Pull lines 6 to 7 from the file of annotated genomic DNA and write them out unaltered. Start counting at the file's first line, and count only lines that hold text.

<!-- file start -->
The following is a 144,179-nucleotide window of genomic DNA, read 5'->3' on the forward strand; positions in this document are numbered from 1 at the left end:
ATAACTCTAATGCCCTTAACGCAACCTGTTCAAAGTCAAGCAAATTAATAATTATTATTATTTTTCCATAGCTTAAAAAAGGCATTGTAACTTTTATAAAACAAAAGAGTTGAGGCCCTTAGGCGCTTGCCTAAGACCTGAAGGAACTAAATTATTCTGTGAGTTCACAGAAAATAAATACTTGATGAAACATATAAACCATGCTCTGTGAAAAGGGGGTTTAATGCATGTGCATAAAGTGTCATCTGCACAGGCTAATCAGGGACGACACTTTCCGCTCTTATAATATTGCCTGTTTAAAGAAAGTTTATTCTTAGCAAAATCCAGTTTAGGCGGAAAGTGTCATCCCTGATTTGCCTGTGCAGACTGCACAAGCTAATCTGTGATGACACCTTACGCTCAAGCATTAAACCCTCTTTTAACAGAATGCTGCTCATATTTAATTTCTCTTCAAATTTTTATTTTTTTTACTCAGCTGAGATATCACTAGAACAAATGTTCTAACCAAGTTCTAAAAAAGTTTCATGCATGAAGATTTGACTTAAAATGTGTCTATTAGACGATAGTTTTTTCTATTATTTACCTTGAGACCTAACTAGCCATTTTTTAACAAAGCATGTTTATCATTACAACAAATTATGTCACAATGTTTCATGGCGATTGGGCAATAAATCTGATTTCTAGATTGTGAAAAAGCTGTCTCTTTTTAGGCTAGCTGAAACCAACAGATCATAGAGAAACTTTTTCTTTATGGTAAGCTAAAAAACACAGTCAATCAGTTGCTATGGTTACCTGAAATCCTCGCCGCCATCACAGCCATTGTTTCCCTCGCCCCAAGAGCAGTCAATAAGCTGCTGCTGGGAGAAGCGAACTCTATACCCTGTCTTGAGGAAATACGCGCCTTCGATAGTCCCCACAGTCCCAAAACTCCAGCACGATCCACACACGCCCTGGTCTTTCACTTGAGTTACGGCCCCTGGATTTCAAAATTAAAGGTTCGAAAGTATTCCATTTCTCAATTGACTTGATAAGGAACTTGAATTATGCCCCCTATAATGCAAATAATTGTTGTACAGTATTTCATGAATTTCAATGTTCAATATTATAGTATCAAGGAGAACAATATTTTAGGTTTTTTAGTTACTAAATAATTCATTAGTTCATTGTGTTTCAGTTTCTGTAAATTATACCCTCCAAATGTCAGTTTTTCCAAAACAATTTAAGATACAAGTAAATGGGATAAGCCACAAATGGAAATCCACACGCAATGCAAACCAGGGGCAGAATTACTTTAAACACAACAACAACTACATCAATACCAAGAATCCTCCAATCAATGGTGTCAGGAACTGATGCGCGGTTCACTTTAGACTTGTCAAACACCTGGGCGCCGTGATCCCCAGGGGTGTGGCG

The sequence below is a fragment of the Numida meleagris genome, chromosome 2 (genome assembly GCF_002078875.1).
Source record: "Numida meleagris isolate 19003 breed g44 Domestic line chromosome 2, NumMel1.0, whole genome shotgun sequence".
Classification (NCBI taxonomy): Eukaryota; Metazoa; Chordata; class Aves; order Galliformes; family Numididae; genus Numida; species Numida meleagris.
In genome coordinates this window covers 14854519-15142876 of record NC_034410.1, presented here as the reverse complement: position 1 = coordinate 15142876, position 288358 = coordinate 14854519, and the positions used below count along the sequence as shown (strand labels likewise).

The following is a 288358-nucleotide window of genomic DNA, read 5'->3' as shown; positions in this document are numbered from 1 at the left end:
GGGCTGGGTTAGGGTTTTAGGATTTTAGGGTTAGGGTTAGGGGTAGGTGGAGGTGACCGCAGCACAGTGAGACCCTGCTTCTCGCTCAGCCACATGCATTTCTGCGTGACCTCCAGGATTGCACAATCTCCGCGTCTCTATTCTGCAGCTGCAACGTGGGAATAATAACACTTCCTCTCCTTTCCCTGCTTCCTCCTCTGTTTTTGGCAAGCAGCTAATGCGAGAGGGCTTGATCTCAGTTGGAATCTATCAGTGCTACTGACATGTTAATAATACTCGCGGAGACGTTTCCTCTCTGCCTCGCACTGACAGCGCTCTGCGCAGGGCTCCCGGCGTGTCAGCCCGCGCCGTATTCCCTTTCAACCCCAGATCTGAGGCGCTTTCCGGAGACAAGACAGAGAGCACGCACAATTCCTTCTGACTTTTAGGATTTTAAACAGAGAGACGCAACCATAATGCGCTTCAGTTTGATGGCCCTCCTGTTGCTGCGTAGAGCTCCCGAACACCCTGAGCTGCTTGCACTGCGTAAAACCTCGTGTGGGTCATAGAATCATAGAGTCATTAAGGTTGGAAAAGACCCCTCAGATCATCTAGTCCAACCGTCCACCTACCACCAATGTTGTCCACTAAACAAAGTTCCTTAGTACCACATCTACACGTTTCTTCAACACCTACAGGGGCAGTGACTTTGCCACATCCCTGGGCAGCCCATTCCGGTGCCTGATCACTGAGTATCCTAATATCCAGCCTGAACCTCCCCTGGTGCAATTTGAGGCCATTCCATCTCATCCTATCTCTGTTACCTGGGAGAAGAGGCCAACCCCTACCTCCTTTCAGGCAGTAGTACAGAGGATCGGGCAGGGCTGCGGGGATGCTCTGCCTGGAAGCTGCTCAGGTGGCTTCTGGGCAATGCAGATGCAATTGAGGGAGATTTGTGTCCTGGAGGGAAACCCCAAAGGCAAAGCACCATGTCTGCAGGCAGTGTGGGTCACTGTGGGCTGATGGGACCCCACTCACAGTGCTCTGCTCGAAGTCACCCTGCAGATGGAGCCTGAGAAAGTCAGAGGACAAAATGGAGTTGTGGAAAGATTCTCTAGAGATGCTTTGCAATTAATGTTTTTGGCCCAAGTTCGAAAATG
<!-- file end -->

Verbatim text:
In genome coordinates this window covers 14854519-15142876 of record NC_034410.1, presented here as the reverse complement: position 1 = coordinate 15142876, position 288358 = coordinate 14854519, and the positions used below count along the sequence as shown (strand labels likewise).

The following is a 288358-nucleotide window of genomic DNA, read 5'->3' as shown; positions in this document are numbered from 1 at the left end: